House Minority Leader Kevin McCarthyKevin McCarthyMcCarthy confident GOP conference will make him Speaker if Republicans win back House McCarthy says GOP will win control of House: ‘It’s not going to be a five-seat majority’ House GOP keeps Trump at arm’s length as it hones midterm strategy MORE (R-Calif.) and Speaker Nancy PelosiNancy PelosiThe Hill’s Morning Report – Tensions rise at Jackson hearing Romney says Dems to send him new COVID-19 funding proposal Wednesday Pelosi backs Cuellar, says ‘I don’t know what it is’ of FBI raid MORE (D-Calif.) both said Friday that Rep. Jeff FortenberryJeffrey (Jeff) Lane FortenberryLawyers: Indicted GOP lawmaker was confused, did not lie to FBI agents Romney tests positive for coronavirus Nebraska’s Republican governor backs primary challenger against GOP lawmaker MORE (R-Neb.) should resign from Congress in light of his being convicted on three felony charges connected to his statements to the FBI about illegal campaign contributions.
“He had his day in court. I think if he wants to appeal, he can go do that as a private citizen,” McCarthy said in a press conference Friday from House Republicans’ annual policy retreat in Florida.
McCarthy said he texted Fortenberry on Thursday night and plans to talk to him today.
“I think when someone’s convicted, it’s time to resign,” McCarthy said.
A federal jury on Thursday found Fortenberry guilty on one count of falsifying and concealing material facts and two counts of making false statements to the FBI as agents investigated a $30,000 contribution to his campaign from Nigerian billionaire Gilbert Chagoury. Each count carries up to five years in prison.
“Congressman Fortenberry’s conviction represents a breach of the public trust and confidence in his ability to serve. No one is above the law,” Pelosi said in a statement on Friday. “Congressman Fortenberry must resign from the House.”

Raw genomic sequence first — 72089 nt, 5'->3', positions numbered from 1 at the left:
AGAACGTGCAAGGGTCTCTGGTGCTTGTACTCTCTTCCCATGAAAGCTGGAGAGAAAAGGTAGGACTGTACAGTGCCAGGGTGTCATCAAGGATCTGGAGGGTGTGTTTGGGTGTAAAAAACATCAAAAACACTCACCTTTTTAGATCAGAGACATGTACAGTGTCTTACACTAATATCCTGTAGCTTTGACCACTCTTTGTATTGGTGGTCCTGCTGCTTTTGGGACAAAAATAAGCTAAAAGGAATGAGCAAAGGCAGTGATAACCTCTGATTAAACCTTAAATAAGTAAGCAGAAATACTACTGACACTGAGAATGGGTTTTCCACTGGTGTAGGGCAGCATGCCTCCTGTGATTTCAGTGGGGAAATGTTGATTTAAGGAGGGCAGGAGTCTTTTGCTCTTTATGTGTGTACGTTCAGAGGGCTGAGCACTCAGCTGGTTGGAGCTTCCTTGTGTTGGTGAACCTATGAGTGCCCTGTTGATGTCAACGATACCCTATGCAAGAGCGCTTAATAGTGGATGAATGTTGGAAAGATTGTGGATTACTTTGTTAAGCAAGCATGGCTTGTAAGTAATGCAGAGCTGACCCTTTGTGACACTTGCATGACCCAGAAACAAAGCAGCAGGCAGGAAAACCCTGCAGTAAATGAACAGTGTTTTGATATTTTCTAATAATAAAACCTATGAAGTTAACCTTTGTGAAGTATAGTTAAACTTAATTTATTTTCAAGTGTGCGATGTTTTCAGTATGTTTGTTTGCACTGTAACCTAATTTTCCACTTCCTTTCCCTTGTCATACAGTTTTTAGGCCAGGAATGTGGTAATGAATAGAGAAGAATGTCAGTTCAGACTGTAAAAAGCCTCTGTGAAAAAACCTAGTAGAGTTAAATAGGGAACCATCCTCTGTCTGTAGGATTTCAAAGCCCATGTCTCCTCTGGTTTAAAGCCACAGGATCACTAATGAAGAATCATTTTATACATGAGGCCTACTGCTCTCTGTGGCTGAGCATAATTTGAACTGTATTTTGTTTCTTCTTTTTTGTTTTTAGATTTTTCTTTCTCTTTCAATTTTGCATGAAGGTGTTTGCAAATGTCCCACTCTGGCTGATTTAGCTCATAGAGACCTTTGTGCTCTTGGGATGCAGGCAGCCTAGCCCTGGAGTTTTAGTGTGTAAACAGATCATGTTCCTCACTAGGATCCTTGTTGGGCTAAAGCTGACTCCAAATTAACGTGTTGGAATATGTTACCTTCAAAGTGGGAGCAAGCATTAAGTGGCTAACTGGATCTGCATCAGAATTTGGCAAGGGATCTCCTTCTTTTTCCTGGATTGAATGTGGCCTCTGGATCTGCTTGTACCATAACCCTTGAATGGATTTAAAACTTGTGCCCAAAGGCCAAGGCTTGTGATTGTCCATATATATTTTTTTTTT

Fortenberry plans to appeal, he told the Nebraska Examiner.
Rep. Anna EshooAnna Georges EshooPfizer halts Russian clinical trials, will donate profits from Russia business A new agency to accelerate biomedical science can succeed, under the right conditions IRS to drop facial recognition verification service MORE (D-Calif.) testified on Fortenberry’s behalf during the trial, praising his character. Former Rep. Trey GowdyTrey GowdyTrey Gowdy sets goal of avoiding ideological echo chamber with Fox News show Fox News signs Trey Gowdy, Dan Bongino for new shows Pompeo rebukes Biden’s new foreign policy MORE (R-S.C.) also testified on Fortenberry’s behalf.
Fortenberry stepped down from his committee posts in October after he was indicted.
It is typical for members of Congress to resign after being convicted of a felony. Most recently, former Rep. Duncan HunterDuncan HunterTrump denies Gaetz asked him for blanket pardon Gaetz, on the ropes, finds few friends in GOP Trust, transparency, and tithing is not enough to sustain democracy MORE (R-Calif.) resigned from Congress in 2020 after pleading guilty to misusing campaign funds. Former President TrumpDonald TrumpDefense & National Security — Biden huddles with allies in Europe Ginni Thomas sent Mark Meadows texts urging efforts to overturn election: report The Defense Production Act won’t bring us supply-chain security MORE later pardoned Hunter.
If he chooses not to resign, Fortenberry could face disciplinary action up to and including being formally expelled from Congress.
—Updated at 12:49 p.m.
George is Digismak’s reported cum editor with 13 years of experience in Journalism